The Legend of The Stardust Brothers (1985) review.

Introduction

In 1985, the young Makoto Tezuka, son of manga godfather Osamu Tezuka, was approached by the famous musician and tv-personality Haruo Chicada with the question to make a movie for the soundtrack he had created for a non-existing movie. Makoto Tezuka, which by then had already directed various experimental narratives, accepted and directed what would become his feature-debut narrative.

Review

One day, Kan (Kan Takagi) and Shingo (Shingo Kubota), both singers of rival bands and both vying for fame and popularity, are given an invitation by a representative of the president of the talent agency Atomic Promotion, Minami (Kiyohiko Ozaki).

The following day, having arrived at the agency, they meet the innocent and charming Marimo (Kyoto Togawa), a girl who has, driven by her desire to force an audition with the president, been caught trespassing several times. Ultimately, in order to make Kan and Shingo agree to Minami’s proposal,she gives up her desire to become a singer, instead settling for a role as president of their fan-club. But as Kan and Shingo become stars, the will soon learn that fame always comes with nasty side effects.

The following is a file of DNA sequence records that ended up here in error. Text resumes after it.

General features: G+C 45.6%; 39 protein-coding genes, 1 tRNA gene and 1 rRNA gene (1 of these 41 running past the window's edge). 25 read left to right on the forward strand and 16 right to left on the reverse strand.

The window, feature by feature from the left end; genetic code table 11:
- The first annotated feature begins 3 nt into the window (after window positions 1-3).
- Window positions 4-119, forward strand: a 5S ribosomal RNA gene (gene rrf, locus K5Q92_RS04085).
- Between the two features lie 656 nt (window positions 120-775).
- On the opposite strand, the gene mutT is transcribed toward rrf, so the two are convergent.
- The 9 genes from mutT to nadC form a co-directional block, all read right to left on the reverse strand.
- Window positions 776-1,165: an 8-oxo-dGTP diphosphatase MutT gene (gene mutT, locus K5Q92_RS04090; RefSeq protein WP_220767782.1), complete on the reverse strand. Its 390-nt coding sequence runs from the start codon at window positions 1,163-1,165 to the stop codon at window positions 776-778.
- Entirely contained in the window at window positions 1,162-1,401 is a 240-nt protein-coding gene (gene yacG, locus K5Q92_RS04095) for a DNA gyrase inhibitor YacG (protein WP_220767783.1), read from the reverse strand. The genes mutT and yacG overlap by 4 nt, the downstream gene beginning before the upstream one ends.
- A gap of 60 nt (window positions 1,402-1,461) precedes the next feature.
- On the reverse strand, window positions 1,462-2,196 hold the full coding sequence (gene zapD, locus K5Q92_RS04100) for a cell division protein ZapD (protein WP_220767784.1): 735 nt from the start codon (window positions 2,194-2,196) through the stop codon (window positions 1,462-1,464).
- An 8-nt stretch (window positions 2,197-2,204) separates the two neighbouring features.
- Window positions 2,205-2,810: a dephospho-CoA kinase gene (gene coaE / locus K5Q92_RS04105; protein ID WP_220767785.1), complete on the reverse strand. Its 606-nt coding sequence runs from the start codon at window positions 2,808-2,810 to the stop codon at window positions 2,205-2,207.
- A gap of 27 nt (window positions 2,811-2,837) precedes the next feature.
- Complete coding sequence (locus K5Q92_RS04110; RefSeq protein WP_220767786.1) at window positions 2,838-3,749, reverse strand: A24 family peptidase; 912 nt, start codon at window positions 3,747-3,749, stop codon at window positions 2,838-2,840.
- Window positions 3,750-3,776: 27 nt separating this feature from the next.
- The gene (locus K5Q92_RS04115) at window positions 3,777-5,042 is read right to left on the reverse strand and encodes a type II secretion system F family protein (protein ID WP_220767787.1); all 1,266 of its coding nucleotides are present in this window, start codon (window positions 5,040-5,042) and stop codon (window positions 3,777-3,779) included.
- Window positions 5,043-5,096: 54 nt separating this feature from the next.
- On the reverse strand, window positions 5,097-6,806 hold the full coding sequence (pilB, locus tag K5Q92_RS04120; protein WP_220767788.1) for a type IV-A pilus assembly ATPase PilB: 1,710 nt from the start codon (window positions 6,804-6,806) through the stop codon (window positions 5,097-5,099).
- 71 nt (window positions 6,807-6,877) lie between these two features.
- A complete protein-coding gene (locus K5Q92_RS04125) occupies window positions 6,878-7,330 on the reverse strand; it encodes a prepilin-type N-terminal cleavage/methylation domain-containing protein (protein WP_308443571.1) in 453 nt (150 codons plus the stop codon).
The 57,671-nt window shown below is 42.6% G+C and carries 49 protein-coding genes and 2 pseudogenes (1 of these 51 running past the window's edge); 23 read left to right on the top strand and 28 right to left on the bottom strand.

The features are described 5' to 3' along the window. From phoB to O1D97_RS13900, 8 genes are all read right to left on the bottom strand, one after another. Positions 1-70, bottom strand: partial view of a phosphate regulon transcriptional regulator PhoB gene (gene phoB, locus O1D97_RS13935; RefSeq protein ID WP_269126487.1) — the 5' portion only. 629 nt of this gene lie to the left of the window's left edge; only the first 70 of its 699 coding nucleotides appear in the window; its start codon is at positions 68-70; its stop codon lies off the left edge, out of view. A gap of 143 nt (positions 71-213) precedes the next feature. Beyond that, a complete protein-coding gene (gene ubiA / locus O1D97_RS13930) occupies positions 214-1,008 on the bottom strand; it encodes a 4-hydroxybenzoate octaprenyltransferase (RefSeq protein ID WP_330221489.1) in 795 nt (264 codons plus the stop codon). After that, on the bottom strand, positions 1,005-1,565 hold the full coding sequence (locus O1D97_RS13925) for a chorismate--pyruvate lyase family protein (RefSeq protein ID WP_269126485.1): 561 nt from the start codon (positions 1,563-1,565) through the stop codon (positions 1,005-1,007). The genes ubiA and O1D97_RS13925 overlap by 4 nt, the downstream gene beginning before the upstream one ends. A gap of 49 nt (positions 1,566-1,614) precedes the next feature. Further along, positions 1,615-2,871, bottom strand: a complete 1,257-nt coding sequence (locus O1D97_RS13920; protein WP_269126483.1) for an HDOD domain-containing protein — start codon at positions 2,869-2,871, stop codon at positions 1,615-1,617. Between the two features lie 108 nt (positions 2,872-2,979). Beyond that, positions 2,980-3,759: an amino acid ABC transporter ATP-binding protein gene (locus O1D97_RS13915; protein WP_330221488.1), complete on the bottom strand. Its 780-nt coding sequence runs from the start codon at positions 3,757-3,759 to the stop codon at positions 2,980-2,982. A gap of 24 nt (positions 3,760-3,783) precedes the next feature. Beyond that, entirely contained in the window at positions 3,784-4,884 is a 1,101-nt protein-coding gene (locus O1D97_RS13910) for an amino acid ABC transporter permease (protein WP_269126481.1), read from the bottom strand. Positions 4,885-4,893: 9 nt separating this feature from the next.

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The Legend of the Stardust Brothers is not just another over-the-top narrative about fame and the side-effects that often go together with fame, e.g. jealousy and addiction. The Legend of the Stardust Brothers – and this is amazing – still manages, even though the narrative is envisioned as pure entertainment, to evoke (intended or unintended) a political message against uniformity (Narra-note 1).  This message, which might be more relevant today than at the time of this narrative’s release, is specifically important for Japan as such, as the concept of harmony still dictates much of the social fabric. One can formulate the ultimate message of the narrative as follows: In order to combat the political forces focused on disciplining society into uniformity and obedience, diversity and the freedom of expression – subjectivity as such – are our only weapons.